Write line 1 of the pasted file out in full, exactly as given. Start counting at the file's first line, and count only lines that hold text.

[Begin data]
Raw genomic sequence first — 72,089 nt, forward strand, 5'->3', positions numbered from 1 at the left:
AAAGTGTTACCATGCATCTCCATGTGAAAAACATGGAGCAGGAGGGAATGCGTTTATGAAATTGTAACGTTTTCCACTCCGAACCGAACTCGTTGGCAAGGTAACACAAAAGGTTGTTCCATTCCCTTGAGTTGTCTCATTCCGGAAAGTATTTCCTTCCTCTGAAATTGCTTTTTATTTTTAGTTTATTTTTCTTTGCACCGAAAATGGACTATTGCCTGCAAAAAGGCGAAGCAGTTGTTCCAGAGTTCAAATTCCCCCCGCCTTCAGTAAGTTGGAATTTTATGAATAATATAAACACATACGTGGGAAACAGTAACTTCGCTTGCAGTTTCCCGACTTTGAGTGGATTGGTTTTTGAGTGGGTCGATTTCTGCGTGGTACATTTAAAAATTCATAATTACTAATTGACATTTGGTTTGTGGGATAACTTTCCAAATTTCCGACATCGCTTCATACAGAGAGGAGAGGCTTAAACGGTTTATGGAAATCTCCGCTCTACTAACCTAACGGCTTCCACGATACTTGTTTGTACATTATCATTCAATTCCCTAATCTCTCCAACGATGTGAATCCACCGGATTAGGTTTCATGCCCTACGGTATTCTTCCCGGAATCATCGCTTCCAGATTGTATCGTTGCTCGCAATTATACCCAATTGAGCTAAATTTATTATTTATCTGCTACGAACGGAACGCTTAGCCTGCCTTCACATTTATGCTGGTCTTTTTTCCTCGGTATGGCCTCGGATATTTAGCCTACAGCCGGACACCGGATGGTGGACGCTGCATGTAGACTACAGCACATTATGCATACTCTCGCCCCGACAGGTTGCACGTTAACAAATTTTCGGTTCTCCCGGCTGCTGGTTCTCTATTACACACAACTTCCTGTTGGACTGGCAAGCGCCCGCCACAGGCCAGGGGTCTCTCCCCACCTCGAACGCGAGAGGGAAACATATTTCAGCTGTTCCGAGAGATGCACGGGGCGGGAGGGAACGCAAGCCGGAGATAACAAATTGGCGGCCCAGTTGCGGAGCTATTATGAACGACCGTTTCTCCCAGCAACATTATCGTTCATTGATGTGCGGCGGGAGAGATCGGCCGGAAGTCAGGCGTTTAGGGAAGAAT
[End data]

Raw genomic sequence first — 72,089 nt, forward strand, 5'->3', positions numbered from 1 at the left: